Did you know that people who are successful in business, entertainment, or politics write thank you notes all the time? Mostly it’s a sign of respect because they know that people love the personal touch of a thank-you note.
In fact, respect and good manners are considered so important in business that companies are paying a lot of money to teach their employees to be polite. If you ask very successful businessmen and businesswomen what their biggest complaints about the behavior of others are, they’ll say that it is people not getting to appointments on time; people who don’t return phone calls and emails; and people who use their mobile phones when it will distract others.
Tips to Being Polite
- Watch what you say!
- Show respect, even to those who don’t respect you. You don’t need to sink to their level.
- Treat people the way you want to be treated.
- Say ‘excuse me’; ‘please’; and ‘thank you.’
- Smile when conversing casually with others, but be aware of the feelings of others when they are going through a difficult ordeal.
- Write thank-you notes for the things you appreciate and leave them at the dinner table, stuck in a book, or placed on a desk.
HIGH LEVELS OF PARENTAL INVOLVEMENT LINKED TO IMPROVED STUDENT ACADEMIC PERFORMANCE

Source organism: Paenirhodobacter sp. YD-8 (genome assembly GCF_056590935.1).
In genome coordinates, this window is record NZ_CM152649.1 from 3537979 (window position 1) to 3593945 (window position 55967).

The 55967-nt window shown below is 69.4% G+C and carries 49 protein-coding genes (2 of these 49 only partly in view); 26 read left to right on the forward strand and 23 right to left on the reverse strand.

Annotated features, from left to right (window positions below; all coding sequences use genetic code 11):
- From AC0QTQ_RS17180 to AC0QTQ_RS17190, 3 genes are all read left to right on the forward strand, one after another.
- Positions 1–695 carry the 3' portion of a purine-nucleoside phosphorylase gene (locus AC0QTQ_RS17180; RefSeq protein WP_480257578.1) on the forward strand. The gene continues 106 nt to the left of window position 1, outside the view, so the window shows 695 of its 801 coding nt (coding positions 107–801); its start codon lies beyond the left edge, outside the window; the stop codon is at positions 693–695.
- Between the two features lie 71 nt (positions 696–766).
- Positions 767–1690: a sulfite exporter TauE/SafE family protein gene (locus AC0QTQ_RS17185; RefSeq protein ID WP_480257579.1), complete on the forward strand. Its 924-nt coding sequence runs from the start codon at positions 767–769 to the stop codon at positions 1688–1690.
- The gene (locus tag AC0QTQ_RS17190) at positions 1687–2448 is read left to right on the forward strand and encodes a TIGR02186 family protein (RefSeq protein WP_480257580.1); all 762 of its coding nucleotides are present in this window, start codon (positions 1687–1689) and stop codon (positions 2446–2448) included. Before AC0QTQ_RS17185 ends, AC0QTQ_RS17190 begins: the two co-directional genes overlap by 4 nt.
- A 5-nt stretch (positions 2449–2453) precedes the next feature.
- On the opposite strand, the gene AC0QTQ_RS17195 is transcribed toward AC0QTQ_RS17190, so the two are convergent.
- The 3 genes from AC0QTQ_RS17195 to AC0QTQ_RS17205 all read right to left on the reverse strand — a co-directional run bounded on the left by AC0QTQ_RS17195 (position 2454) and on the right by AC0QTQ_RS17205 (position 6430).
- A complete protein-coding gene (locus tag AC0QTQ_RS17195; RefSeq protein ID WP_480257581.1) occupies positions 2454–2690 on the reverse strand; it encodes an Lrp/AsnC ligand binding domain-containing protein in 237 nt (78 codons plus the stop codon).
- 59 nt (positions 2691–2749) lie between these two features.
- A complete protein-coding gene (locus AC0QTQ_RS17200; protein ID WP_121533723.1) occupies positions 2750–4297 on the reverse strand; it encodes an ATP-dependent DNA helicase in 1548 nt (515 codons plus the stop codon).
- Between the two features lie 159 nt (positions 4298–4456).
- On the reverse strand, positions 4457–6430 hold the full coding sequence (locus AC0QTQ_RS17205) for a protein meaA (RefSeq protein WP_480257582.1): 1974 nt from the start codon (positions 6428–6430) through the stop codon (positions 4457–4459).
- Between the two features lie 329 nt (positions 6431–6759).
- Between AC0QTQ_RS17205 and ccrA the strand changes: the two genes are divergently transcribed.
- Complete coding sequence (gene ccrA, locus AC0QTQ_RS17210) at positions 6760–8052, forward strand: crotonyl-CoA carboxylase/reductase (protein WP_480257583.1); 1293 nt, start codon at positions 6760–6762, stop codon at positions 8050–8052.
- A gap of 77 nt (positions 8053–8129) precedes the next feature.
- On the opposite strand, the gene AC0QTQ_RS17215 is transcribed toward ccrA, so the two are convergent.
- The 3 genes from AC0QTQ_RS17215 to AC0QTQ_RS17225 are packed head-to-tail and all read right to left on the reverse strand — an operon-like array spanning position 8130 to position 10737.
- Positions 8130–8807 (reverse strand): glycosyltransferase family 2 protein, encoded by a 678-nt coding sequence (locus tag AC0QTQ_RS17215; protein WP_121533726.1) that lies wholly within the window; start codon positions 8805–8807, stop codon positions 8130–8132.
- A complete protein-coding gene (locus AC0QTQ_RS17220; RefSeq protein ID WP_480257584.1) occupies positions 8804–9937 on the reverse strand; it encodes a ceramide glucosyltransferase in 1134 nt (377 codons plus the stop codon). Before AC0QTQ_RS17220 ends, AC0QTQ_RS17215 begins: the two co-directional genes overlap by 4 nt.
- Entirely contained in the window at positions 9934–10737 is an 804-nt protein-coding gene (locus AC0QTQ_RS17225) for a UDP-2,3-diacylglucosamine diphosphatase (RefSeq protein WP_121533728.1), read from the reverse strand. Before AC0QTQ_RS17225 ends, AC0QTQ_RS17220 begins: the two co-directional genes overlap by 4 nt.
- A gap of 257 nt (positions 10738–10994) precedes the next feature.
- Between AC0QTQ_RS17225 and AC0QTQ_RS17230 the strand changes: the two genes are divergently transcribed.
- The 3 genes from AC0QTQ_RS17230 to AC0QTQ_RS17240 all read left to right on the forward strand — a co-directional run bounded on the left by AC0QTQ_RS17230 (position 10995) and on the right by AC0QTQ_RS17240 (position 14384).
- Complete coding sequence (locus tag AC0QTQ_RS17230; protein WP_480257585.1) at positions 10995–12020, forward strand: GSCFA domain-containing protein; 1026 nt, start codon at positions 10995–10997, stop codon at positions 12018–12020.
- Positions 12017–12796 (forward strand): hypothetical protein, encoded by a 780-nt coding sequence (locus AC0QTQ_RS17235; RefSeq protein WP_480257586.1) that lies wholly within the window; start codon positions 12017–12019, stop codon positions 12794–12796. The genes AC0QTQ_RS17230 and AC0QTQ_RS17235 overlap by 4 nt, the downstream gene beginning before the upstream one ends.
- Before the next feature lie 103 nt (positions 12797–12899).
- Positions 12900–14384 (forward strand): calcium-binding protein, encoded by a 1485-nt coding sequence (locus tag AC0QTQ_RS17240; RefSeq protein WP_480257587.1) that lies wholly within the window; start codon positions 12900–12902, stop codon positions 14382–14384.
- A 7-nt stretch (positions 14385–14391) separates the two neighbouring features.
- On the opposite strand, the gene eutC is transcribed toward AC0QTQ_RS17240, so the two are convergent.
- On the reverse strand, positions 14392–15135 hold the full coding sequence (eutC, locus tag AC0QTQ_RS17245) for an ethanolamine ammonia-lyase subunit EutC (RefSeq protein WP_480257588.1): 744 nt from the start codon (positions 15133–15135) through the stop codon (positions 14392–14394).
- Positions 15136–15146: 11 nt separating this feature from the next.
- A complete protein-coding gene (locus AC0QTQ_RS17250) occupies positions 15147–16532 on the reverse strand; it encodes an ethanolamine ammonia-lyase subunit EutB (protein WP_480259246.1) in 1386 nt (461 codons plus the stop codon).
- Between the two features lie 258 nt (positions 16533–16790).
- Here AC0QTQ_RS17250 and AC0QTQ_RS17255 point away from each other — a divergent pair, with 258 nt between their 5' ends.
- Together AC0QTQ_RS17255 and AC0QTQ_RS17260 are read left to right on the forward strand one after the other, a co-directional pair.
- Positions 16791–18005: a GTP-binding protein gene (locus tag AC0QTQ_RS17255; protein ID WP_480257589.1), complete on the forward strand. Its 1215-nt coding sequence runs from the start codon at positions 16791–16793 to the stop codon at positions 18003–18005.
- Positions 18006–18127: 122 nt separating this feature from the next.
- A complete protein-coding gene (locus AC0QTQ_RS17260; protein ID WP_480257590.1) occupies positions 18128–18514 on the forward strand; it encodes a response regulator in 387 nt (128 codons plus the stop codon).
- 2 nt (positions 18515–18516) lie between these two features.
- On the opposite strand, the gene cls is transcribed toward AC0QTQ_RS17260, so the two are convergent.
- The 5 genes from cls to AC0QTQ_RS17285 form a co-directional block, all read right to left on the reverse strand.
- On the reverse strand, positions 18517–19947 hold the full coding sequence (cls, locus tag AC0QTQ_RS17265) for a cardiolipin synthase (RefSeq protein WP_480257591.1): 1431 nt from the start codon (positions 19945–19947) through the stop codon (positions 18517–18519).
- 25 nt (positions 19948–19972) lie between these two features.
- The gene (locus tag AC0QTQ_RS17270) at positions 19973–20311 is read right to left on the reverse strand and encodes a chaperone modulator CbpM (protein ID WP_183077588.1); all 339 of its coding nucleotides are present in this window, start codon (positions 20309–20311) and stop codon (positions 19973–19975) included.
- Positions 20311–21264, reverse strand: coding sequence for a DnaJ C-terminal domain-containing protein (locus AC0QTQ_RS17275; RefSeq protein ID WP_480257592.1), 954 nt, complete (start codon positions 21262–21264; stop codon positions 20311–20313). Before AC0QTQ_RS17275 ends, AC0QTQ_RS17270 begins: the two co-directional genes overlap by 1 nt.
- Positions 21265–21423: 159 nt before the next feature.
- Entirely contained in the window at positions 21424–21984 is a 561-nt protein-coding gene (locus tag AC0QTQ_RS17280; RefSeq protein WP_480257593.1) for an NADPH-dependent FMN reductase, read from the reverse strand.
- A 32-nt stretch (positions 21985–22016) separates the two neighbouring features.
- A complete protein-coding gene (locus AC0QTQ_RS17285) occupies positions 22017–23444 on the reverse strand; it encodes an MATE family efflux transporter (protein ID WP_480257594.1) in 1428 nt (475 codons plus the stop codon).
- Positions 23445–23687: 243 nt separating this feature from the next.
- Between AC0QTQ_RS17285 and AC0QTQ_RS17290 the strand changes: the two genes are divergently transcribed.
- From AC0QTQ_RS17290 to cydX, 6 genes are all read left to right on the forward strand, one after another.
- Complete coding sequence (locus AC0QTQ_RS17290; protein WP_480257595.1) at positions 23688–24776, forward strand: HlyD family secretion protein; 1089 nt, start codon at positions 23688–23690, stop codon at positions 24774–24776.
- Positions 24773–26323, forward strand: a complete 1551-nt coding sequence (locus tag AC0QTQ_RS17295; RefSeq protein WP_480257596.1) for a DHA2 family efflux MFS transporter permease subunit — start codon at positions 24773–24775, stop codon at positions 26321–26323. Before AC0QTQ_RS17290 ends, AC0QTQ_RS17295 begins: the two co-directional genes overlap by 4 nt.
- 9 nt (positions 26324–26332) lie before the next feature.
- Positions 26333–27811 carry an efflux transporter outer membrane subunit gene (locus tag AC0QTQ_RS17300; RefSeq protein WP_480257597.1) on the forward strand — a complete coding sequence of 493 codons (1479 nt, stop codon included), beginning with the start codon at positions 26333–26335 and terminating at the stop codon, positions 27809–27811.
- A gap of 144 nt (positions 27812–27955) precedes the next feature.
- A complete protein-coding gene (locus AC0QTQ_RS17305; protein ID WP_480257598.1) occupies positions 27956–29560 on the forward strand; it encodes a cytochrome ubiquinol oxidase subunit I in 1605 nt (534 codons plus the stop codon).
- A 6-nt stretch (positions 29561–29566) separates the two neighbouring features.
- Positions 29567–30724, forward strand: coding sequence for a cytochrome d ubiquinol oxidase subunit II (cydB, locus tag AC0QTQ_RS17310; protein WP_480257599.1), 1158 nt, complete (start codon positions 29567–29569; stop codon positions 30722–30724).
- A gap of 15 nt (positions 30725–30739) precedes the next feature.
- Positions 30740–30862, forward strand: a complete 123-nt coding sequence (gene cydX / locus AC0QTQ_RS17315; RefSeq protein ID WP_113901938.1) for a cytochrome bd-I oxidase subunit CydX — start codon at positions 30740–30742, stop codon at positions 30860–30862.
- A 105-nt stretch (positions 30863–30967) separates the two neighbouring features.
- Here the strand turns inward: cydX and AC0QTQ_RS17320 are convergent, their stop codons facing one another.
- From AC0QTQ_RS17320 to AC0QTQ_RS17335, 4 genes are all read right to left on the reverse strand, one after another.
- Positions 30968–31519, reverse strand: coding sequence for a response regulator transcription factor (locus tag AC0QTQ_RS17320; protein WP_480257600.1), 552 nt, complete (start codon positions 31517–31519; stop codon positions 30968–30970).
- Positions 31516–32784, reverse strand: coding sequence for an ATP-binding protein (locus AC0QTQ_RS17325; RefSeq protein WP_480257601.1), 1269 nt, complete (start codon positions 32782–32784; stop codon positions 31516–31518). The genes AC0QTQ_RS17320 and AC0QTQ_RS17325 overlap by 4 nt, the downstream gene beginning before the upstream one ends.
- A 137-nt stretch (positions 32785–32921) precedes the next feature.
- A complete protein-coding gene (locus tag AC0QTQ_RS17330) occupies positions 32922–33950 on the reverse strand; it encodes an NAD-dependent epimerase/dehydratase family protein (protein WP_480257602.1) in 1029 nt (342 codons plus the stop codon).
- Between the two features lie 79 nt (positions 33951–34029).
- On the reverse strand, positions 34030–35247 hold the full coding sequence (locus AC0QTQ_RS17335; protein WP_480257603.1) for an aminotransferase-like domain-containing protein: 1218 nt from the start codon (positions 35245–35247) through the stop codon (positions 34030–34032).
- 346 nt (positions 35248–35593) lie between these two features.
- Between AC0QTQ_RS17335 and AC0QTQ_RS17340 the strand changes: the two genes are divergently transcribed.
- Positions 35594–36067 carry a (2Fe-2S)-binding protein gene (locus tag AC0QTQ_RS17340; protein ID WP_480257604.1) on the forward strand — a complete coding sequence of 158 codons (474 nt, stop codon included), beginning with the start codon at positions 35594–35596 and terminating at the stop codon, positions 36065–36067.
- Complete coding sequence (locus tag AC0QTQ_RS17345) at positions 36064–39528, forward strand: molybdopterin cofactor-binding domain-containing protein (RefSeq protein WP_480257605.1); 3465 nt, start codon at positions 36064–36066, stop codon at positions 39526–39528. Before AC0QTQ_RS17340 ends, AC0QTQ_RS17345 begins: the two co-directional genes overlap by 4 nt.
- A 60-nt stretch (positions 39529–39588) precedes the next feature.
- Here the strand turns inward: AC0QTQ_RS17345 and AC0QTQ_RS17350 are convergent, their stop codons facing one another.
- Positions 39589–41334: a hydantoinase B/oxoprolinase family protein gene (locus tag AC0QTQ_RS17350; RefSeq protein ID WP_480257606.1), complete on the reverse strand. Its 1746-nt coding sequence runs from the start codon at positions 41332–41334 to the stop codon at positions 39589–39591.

A two-year study of the “I Care” Positive Parenting Character Curriculum revealed that students whose parents are highly involved in their children’s education show the greatest improvement in their English and Mathematics scores. The research was conducted by SEG Measurement, a third-party educational research firm in New Hope, Pennsylvania. Click here to see the full press release!
In order to model respect for your children, consider these pointers:
- Always stay positive and speak to other and about others in a positive manner.
- Make sure your children are exposed to other cultures and languages. Learning that we are all different and approach things in different ways will instill a sense of cooperation in your children, which will lead to respect for others and their culture.
- Show repect to others by being kind to them and saying kind things to them. Offer to assist the elderly or anyone else who may be in need. Let your children see you take the initiative.
Showing respect to others and teaching your children to do the same is one of the most important things you can do to help your children become well-rounded individuals. It’s all in your hands!
Good feelings about school can help your child feel good about learning. You can contribute to your child’s sense of school pride by getting involved at home with what your child does at school and by volunteering. Show an interest in your child by asking questions and doing school projects together. You can ask your child questions about what happens at school each day. Don’t accept the response of “nothing.” Ask specific questions. Encourage and probe your child for lengthy answers.
You can improve your child’s self-esteem, behavior, and academic performance by being involved with every aspect of his or her academic life. Support the events sponsored by your child’s school. Talk with your child’s teacher to find out ways you can assist the class. Some examples are sending healthy snacks, reading aloud to the class, helping with classroom tasks, etc.